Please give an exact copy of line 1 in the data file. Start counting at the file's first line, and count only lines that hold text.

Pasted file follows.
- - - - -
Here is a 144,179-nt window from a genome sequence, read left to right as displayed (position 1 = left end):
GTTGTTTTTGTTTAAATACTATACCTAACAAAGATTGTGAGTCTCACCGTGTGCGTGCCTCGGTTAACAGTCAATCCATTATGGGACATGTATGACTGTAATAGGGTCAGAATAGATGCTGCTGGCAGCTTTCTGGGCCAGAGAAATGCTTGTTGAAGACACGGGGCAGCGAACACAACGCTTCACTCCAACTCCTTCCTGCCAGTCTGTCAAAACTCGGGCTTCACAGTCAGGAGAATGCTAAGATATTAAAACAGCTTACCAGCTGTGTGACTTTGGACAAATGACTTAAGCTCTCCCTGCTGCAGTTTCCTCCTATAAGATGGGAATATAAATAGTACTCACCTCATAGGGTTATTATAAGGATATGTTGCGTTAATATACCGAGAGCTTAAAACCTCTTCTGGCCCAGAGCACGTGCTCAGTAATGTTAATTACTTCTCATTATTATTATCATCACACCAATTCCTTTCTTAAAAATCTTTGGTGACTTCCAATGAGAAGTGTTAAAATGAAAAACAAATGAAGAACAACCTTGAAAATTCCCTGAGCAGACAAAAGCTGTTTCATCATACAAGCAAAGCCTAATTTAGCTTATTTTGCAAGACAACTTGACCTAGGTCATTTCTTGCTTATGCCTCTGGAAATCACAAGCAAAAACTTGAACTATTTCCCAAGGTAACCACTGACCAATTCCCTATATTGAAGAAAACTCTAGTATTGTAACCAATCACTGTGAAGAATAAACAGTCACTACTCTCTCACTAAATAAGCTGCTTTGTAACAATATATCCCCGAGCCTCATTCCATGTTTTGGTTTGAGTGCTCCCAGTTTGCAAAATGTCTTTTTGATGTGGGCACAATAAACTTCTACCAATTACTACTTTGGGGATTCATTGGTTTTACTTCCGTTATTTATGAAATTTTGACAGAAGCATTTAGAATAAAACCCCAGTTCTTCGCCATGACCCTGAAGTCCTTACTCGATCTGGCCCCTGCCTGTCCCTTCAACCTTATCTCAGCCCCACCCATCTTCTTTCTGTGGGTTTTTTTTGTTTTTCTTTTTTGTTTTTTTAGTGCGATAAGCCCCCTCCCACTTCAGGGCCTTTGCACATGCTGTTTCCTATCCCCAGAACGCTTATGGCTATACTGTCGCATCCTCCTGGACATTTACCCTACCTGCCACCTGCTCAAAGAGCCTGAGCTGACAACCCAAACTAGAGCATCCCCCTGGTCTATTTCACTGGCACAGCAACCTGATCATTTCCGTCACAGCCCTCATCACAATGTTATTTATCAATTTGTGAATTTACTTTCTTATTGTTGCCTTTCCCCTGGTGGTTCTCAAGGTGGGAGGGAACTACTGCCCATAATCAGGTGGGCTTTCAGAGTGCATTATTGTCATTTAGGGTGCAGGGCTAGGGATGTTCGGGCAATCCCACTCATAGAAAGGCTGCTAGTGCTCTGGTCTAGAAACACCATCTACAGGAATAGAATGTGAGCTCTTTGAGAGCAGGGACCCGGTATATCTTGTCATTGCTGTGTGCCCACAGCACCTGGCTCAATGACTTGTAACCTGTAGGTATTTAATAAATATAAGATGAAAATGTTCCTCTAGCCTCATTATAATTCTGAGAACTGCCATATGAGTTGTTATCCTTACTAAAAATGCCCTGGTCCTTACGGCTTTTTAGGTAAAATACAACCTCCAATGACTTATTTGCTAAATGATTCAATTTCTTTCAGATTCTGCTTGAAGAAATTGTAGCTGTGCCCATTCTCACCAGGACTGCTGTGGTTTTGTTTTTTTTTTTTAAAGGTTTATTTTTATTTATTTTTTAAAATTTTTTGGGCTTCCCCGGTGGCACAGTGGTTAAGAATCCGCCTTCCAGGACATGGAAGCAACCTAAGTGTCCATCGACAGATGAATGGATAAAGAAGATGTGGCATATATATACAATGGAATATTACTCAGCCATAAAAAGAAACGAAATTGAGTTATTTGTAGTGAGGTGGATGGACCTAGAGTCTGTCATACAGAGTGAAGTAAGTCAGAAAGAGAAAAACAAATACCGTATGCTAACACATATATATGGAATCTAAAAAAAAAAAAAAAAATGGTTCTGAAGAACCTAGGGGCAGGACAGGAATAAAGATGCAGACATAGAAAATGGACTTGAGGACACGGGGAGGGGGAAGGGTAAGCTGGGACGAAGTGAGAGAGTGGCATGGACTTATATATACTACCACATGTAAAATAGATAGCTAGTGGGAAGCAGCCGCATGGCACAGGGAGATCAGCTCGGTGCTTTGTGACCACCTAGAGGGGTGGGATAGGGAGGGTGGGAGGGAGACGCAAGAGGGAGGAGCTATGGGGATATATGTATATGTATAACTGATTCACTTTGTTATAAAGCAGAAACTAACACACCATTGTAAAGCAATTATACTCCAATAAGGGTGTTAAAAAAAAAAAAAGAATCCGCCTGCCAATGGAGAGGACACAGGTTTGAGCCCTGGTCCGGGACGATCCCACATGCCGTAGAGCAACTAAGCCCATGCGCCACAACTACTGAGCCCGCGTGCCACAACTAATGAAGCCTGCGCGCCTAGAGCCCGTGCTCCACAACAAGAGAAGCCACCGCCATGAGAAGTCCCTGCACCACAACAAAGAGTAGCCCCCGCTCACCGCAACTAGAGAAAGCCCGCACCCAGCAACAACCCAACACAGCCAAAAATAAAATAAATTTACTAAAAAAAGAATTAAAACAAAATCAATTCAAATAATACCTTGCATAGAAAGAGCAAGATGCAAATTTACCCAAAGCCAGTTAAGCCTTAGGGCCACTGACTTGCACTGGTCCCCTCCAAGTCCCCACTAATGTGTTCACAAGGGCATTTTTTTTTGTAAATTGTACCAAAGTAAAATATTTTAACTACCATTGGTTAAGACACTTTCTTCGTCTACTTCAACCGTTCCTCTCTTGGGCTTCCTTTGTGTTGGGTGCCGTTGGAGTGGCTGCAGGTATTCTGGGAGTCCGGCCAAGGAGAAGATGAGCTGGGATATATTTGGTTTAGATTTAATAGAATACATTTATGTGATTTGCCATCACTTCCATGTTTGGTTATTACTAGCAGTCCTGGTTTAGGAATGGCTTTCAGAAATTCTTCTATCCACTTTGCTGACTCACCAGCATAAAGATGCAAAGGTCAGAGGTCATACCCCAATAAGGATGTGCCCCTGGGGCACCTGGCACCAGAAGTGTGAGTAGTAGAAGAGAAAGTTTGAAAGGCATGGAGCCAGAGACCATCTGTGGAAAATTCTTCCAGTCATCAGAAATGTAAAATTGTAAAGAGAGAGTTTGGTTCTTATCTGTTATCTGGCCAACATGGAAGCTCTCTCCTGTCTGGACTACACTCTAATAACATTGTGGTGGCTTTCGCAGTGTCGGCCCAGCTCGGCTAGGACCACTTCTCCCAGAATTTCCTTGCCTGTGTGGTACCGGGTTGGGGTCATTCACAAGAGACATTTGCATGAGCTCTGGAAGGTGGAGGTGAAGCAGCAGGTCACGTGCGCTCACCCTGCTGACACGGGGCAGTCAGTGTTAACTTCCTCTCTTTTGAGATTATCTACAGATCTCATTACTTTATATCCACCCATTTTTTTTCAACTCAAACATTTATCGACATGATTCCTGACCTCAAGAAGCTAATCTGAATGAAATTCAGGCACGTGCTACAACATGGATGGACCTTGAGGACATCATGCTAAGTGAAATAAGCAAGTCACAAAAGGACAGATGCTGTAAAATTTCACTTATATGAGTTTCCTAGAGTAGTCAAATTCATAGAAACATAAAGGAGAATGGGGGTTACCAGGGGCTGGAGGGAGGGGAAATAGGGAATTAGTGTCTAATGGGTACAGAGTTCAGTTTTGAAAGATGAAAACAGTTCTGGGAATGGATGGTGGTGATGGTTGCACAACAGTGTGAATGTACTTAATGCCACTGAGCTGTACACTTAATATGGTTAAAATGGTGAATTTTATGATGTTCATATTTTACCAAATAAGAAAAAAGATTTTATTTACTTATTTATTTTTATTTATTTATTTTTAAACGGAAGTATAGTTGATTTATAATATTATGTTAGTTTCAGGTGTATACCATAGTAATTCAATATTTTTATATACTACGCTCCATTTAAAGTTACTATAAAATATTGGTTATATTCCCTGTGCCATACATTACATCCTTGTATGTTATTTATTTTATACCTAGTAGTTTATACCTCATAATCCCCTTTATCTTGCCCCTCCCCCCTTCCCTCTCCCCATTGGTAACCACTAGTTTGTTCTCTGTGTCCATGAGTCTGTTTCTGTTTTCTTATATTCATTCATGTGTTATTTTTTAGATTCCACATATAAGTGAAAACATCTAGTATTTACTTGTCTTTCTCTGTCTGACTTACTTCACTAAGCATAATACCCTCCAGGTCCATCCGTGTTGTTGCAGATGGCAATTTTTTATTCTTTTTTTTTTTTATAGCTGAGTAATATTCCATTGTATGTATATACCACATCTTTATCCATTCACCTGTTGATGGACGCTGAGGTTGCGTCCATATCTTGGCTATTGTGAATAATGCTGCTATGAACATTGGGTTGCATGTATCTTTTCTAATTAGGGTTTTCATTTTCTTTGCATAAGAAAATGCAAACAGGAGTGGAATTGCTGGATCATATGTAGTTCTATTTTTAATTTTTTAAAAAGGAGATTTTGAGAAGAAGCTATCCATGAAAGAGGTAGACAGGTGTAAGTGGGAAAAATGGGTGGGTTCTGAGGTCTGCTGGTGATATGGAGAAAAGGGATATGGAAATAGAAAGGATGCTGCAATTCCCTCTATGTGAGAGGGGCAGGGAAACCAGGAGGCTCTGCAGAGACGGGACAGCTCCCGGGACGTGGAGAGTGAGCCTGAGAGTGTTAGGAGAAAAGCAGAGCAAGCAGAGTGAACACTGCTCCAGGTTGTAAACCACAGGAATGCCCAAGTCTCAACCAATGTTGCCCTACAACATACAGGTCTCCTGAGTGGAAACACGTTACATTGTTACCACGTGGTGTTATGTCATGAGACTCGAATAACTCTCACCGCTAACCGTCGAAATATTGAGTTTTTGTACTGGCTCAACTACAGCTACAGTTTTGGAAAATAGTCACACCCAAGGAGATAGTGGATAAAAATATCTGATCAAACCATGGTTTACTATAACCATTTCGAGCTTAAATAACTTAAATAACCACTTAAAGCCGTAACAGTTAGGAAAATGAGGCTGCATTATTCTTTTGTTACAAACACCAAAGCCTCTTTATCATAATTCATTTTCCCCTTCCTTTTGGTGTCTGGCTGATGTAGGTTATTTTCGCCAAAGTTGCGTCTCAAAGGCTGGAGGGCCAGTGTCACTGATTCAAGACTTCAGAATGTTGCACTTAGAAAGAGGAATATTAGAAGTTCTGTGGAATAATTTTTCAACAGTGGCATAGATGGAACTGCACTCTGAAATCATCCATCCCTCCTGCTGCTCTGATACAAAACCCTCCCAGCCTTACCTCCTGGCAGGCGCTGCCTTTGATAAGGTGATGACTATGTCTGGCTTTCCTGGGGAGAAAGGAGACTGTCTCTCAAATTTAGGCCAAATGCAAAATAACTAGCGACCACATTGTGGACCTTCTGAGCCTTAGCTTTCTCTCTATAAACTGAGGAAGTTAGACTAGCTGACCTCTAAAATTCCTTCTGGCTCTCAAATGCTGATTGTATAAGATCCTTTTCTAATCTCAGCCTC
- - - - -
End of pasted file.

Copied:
Here is a 144,179-nt window from a genome sequence, read left to right as displayed (position 1 = left end):